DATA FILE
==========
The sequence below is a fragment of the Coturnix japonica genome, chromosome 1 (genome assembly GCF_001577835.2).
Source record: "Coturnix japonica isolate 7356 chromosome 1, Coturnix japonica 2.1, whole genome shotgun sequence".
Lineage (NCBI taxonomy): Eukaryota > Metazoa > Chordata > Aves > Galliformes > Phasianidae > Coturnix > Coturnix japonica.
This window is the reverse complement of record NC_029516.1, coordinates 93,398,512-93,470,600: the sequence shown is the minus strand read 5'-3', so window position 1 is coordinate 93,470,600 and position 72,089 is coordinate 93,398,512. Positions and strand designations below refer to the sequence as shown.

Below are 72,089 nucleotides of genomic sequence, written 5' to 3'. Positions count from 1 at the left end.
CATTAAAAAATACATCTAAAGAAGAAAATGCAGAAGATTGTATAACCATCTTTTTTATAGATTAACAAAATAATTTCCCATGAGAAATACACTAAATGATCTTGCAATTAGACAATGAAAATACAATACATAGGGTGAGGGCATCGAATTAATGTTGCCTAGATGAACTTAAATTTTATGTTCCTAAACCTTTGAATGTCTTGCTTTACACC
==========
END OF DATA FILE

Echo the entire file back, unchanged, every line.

The sequence below is a fragment of the Coturnix japonica genome, chromosome 1 (genome assembly GCF_001577835.2).
Source record: "Coturnix japonica isolate 7356 chromosome 1, Coturnix japonica 2.1, whole genome shotgun sequence".
Lineage (NCBI taxonomy): Eukaryota > Metazoa > Chordata > Aves > Galliformes > Phasianidae > Coturnix > Coturnix japonica.
This window is the reverse complement of record NC_029516.1, coordinates 93,398,512-93,470,600: the sequence shown is the minus strand read 5'-3', so window position 1 is coordinate 93,470,600 and position 72,089 is coordinate 93,398,512. Positions and strand designations below refer to the sequence as shown.

Below are 72,089 nucleotides of genomic sequence, written 5' to 3'. Positions count from 1 at the left end.
CATTAAAAAATACATCTAAAGAAGAAAATGCAGAAGATTGTATAACCATCTTTTTTATAGATTAACAAAATAATTTCCCATGAGAAATACACTAAATGATCTTGCAATTAGACAATGAAAATACAATACATAGGGTGAGGGCATCGAATTAATGTTGCCTAGATGAACTTAAATTTTATGTTCCTAAACCTTTGAATGTCTTGCTTTACACC